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Trafficking Truths

There are many myths and misconceptions surrounding human trafficking. Hear from Rebecca Bender, CEO of The Rebecca Bender Initiative and founder of Elevate Academy as she shares part of her story as a sex trafficking survivor.

Trafficking Truth: By far the most pervasive myth about human trafficking is that it always – or often – involves kidnapping or otherwise physically forcing someone into a situation. In reality, most human traffickers use psychological means such as tricking, defrauding, manipulating, or threatening victims into providing commercial sex or exploitative labor.

Trafficking Truth: Human trafficking is the use of force, fraud or coercion to get another person to provide labor or commercial sex. Worldwide, experts believe there are more situations of labor trafficking than of sex trafficking. However, there is a much wider awareness of sex trafficking in the United States than of labor trafficking.

Trafficking Truth: Polaris has worked on thousands of cases of trafficking involving foreign national survivors who are legally living and/or working in the United States. These include survivors of both sex and labor trafficking.

Trafficking Truth: Human trafficking cases have been reported and prosecuted in industries including restaurants, cleaning services, construction, factories, and more.

Trafficking Truth: One study estimates that as many as half of sex trafficking victims and survivors are male. Advocates believe that percentage may be even higher but that male victims are far less likely to be identified. LGBTQ boys and young men are seen as particularly vulnerable to trafficking.

Trafficking Truth: Human trafficking is often confused with human smuggling, which involves illegal border crossings. In fact, the crime of human trafficking does not require any movement whatsoever. Survivors can be recruited and trafficked in their own hometowns, even their own homes.

Trafficking Truth: All commercial sex involving a minor is legally considered human trafficking. Commercial sex involving an adult is human trafficking if the person providing commercial sex is doing so against his or her will as a result of force, fraud, or coercion.

Trafficking Truth: Initial consent to commercial sex or a labor setting prior to acts of force, fraud, or coercion (or if the victim is a minor in a sex trafficking situation) is not relevant to the crime, nor is payment.

Trafficking Truth: That is sometimes the case. More often, however, people in trafficking situations stay for reasons that are more complicated. Some lack the basic necessities to physically get out – such as transportation or a safe place to live. Some are afraid for their safety. Some have been so effectively manipulated that they do not identify at that point as being under the control of another person.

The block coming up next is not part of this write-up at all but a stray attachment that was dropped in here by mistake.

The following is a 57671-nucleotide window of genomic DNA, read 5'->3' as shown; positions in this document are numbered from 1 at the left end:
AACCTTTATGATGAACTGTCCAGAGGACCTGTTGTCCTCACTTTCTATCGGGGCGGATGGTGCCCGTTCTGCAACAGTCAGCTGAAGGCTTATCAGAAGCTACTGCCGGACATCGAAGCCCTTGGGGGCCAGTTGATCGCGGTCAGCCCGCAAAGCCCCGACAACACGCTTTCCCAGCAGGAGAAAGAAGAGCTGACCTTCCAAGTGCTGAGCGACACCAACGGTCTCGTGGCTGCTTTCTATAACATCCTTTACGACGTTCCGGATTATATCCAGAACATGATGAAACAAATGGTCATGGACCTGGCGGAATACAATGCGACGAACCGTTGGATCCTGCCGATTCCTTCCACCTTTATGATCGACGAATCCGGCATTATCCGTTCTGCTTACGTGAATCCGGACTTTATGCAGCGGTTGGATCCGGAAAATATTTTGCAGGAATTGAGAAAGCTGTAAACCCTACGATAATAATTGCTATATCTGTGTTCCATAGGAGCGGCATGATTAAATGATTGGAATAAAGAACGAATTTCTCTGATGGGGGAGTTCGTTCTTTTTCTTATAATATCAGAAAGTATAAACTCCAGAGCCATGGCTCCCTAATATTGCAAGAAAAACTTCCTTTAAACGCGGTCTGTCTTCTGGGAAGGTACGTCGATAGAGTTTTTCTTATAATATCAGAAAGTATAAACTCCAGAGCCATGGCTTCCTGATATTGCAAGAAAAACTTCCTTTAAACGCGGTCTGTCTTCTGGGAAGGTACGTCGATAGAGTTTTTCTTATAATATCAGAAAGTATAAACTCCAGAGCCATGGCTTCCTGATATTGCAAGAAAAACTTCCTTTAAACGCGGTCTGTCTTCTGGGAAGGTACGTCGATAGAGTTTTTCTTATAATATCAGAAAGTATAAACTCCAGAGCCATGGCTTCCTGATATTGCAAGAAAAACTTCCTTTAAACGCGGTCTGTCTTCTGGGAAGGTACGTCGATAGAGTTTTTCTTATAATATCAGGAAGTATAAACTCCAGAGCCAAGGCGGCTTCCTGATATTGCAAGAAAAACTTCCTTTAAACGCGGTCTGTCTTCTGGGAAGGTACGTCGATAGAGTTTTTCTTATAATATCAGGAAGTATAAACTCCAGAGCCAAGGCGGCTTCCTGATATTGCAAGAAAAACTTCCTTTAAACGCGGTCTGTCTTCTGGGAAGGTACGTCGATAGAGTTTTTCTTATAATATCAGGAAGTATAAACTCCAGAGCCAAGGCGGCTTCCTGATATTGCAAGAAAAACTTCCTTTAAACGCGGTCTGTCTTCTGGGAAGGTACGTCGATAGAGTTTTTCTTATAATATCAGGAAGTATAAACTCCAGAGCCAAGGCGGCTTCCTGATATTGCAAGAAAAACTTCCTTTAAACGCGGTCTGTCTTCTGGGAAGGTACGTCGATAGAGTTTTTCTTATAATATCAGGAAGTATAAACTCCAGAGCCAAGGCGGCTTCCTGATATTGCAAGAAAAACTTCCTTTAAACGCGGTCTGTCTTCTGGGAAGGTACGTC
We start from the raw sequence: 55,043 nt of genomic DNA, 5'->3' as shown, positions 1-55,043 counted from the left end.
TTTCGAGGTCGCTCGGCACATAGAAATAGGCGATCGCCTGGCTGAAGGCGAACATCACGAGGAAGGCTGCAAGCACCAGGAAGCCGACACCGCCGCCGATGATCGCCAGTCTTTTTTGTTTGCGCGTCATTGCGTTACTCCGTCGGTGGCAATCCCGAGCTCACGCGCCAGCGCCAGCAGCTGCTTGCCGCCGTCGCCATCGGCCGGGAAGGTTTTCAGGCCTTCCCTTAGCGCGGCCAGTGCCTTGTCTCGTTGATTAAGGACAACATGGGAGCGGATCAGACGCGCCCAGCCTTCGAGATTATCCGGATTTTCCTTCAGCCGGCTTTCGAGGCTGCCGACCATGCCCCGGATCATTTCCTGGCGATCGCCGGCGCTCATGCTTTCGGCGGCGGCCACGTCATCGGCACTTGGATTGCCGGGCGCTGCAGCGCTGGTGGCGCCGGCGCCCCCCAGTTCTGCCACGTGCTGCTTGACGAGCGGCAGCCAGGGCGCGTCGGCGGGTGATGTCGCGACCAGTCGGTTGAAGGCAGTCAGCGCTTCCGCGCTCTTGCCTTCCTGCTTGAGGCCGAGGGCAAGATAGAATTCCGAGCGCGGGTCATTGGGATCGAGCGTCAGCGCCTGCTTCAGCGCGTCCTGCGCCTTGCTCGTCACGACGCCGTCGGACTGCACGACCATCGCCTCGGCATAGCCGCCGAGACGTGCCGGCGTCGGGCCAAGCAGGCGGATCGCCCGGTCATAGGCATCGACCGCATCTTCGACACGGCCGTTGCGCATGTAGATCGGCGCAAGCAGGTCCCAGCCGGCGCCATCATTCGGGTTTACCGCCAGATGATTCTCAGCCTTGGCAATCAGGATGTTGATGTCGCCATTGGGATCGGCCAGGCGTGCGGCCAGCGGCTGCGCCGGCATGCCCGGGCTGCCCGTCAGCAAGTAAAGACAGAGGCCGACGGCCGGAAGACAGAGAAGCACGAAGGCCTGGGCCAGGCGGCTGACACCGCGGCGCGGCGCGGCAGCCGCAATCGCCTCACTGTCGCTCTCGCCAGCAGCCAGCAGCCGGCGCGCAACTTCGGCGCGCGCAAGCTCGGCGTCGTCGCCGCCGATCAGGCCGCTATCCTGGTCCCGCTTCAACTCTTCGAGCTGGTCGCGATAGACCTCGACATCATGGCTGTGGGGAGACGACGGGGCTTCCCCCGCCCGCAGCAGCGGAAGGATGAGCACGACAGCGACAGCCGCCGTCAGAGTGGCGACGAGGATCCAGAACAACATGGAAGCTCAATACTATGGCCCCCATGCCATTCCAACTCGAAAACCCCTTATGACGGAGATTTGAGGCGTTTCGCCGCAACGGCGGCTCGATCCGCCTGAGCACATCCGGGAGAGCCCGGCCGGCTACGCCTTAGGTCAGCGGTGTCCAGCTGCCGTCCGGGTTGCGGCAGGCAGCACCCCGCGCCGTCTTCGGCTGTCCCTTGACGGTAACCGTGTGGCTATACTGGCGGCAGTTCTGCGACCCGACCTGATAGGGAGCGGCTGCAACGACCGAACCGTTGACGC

Trafficking Truth: Labor trafficking occurs in the United States and in other developed countries but is reported at lower rates than sex trafficking.

Trafficking Truth: Many survivors have been trafficked by romantic partners, including spouses, and by family members, including parents.

RBI Trafficking Truths e-Course

This free e-course from The Rebecca Bender Initiative invites fifteen national experts to talk through all you need and want to know to fight human trafficking.

Get the E-Course

But, What about Wayfair?

We know that the baseless Wayfair conspiracy theory about child trafficking took root in 2020. Read Polaris Project's statement about how it impacted the National Human Trafficking Hotline.

Read Polaris' Statement

Visit Our Online Learning Library

This Online Learning Library is a growing collection of resources to help on your journey toward becoming a well-informed ally so you can join us more effectively in the fight to end human trafficking.

Learning Library

Learn More

There is hardly anything more detrimental to a movement than an uninformed ally. Watch our Human Trafficking Foundations webinar that provides a foundational overview of human trafficking with an emphasis on sex and labor trafficking in Wisconsin.

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Report Human Trafficking

If you believe you are a victim of human trafficking or may have information about a potential trafficking situation, please contact the U.S. National Human Trafficking Hotline at 888-373-7888. If you or someone you know is in immediate danger, please call 911.

Report a Tip. Get Help.